If he wants to cancel trips when his upgrades don't come through - thats absolutely fine. That's within his rights as a ticket purchaser. Inventory shrinkage is not.
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Old Jul 21, 10, 9:33 am
  #14  
 
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Originally Posted by vail View Post
Of course AA was vengeful--that is how thet act--so they lost an EXP for absolutelty no reason.
If they would have accepted his apology and moved on like other businesses he would still fly them.
However the culture at AA is to try and screw the customer--even if he is an EXP--at all costs.
That is not how to run a business---but they will not be running it for much longer--management will inevitably get tossed for the poor performance--or they will go bankrupt.
Your view is totally wrong! AA has reasonable rules and restrictions. This customer has committed fraud. AA could have taken away all of his miles and closed his AAdvantage account for booking with fraudulent intent.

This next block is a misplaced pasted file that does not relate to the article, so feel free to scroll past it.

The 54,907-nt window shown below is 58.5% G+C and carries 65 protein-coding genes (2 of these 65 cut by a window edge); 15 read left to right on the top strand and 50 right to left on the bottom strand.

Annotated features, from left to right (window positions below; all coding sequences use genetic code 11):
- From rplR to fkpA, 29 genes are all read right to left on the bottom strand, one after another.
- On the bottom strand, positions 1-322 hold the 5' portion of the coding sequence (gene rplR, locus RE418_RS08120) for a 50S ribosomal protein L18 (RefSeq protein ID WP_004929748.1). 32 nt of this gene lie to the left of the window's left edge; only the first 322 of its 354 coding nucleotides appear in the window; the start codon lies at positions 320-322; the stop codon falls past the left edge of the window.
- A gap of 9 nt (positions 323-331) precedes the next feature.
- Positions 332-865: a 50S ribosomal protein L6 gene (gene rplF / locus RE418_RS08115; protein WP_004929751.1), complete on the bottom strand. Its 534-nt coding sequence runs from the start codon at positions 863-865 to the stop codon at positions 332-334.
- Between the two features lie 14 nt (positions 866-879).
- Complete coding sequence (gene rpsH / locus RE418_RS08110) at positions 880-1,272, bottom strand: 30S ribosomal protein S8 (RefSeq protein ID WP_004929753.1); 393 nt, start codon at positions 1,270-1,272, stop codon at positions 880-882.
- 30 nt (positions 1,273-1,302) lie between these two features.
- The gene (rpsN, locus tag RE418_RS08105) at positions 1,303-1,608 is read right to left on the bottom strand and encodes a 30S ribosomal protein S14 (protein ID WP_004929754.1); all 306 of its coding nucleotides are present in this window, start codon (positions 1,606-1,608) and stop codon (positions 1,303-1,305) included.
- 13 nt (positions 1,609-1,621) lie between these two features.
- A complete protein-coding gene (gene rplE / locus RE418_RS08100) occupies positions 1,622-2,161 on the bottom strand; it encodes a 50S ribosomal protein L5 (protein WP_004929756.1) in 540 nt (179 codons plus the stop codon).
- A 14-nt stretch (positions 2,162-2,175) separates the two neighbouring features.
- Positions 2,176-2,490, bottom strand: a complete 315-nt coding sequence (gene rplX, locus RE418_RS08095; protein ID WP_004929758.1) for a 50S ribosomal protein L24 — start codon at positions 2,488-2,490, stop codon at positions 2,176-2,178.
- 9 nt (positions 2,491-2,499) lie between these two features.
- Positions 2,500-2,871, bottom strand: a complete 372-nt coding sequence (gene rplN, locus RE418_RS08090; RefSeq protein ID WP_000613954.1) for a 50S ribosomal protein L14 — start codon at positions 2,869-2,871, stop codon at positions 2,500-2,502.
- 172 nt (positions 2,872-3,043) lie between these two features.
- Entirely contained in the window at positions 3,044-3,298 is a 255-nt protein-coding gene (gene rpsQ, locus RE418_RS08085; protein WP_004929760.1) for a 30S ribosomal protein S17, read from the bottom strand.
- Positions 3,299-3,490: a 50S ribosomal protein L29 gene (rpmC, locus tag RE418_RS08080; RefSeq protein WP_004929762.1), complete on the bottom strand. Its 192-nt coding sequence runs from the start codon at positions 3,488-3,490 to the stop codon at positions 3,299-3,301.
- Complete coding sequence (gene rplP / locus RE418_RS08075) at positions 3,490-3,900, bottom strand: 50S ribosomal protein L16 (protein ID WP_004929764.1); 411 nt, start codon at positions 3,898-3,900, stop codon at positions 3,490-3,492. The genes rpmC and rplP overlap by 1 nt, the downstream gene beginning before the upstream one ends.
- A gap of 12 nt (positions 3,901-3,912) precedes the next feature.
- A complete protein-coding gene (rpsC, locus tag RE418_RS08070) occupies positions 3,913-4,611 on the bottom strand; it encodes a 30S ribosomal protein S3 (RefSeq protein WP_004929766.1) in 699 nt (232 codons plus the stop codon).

Trust me, as an AA employee, I saw this and similar things go on EVERY day. I even caught a church official in a lie one time about a sticker upgrade. Before we had e-ticketing, upgrade stickers had "magically" disappeared from their tickets before boarding. They got on the plane with their upgraded seats, but it was well documented and sent to the appropriate authorities within AA for followup.

Oh, and AA has been known to alert UA about "passengers" like this. This is obviously a self-important person, who thinks the world revolves around him. Seems like we've seen a lot of these people in the world over the past couple of years...
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Old Jul 21, 10, 9:33 am
  #15  
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Serves him right. He was lucky that they did not take all his miles and fine him. lose an EXP? It is not impossible that he has other little tricks in his armoury and therefore one wonders if he should ever have been an EXP in the first place.

If he wanted International Business Class that badly he should pay for it like anyone else. No sympathy at all.